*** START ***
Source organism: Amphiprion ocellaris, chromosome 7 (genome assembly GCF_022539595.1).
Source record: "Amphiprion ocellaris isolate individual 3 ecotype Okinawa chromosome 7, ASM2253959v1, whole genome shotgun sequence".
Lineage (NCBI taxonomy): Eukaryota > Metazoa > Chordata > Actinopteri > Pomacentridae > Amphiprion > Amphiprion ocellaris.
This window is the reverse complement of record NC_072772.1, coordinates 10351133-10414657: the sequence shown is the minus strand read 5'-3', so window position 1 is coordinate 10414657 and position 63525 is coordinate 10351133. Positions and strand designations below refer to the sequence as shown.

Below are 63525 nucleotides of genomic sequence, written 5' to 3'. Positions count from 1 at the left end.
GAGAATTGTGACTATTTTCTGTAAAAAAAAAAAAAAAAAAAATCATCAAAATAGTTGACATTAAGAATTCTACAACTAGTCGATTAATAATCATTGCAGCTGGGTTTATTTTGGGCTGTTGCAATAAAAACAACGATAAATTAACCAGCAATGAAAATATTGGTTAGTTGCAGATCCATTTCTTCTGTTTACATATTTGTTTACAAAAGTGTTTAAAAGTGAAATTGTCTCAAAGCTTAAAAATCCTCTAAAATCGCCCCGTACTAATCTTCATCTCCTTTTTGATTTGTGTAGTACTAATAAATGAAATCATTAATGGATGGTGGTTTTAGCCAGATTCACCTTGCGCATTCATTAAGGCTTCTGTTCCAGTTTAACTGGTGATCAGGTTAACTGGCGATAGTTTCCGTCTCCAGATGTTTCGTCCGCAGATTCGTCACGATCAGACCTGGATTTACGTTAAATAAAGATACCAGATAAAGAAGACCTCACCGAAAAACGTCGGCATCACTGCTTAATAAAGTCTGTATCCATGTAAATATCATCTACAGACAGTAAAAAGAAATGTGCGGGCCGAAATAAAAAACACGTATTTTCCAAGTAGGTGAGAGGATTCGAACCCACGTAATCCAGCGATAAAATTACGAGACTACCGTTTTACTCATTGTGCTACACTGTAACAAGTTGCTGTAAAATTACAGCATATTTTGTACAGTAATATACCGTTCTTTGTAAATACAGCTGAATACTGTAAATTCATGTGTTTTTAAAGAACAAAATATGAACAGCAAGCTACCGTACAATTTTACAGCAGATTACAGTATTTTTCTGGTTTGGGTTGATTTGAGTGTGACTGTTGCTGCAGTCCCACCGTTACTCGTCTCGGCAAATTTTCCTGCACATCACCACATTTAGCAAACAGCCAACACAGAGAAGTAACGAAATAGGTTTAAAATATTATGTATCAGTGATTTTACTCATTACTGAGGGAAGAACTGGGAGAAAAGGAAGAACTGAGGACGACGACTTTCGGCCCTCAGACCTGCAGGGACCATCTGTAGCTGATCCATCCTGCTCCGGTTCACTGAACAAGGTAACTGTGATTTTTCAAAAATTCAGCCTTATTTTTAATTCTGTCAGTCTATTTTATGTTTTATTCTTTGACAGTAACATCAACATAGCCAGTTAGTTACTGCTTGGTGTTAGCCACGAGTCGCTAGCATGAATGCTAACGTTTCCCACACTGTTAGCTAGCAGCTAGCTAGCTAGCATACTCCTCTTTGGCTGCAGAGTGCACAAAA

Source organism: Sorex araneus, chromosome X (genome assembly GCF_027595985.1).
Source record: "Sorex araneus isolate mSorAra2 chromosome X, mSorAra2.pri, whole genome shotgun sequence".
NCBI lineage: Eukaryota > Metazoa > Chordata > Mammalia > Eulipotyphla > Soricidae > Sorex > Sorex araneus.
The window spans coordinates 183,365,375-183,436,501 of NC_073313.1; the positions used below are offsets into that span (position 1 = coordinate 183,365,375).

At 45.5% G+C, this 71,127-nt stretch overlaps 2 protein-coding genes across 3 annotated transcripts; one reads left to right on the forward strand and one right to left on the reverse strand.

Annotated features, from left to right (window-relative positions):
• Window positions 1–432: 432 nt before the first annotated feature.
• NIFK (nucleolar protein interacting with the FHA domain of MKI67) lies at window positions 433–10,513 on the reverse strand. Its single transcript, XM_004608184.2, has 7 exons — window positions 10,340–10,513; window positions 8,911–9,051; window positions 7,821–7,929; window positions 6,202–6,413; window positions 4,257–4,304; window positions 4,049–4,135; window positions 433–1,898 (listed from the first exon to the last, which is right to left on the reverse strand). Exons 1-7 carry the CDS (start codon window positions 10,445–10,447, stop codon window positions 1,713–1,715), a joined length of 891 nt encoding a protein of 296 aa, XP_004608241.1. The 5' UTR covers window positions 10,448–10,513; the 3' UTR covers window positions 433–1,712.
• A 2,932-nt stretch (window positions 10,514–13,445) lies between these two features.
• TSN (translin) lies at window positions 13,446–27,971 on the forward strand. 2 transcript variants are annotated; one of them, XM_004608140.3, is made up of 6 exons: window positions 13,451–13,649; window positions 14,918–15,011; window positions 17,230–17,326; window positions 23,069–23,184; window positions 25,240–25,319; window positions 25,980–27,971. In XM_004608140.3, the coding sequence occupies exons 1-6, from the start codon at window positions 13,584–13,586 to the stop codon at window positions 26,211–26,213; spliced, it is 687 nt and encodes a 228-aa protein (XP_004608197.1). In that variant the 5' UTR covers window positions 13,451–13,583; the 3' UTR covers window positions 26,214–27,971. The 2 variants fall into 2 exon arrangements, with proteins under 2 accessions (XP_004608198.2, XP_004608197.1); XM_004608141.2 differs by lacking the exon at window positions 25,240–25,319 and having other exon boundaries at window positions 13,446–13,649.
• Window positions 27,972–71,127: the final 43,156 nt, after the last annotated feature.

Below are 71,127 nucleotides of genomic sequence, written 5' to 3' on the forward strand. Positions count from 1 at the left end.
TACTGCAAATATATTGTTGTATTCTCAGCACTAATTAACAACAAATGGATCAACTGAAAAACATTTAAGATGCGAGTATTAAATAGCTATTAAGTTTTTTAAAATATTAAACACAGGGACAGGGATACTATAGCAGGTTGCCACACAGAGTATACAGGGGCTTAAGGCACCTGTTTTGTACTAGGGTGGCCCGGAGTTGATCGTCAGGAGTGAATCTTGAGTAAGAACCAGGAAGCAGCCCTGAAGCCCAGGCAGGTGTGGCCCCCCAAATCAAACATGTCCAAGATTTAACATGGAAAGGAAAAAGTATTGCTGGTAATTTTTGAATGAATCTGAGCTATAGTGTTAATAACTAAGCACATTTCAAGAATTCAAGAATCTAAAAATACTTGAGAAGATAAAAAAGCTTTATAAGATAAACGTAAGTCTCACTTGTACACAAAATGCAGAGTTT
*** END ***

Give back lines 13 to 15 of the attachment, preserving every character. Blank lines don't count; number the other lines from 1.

• Window positions 1–432: 432 nt before the first annotated feature.
• NIFK (nucleolar protein interacting with the FHA domain of MKI67) lies at window positions 433–10,513 on the reverse strand. Its single transcript, XM_004608184.2, has 7 exons — window positions 10,340–10,513; window positions 8,911–9,051; window positions 7,821–7,929; window positions 6,202–6,413; window positions 4,257–4,304; window positions 4,049–4,135; window positions 433–1,898 (listed from the first exon to the last, which is right to left on the reverse strand). Exons 1-7 carry the CDS (start codon window positions 10,445–10,447, stop codon window positions 1,713–1,715), a joined length of 891 nt encoding a protein of 296 aa, XP_004608241.1. The 5' UTR covers window positions 10,448–10,513; the 3' UTR covers window positions 433–1,712.
• A 2,932-nt stretch (window positions 10,514–13,445) lies between these two features.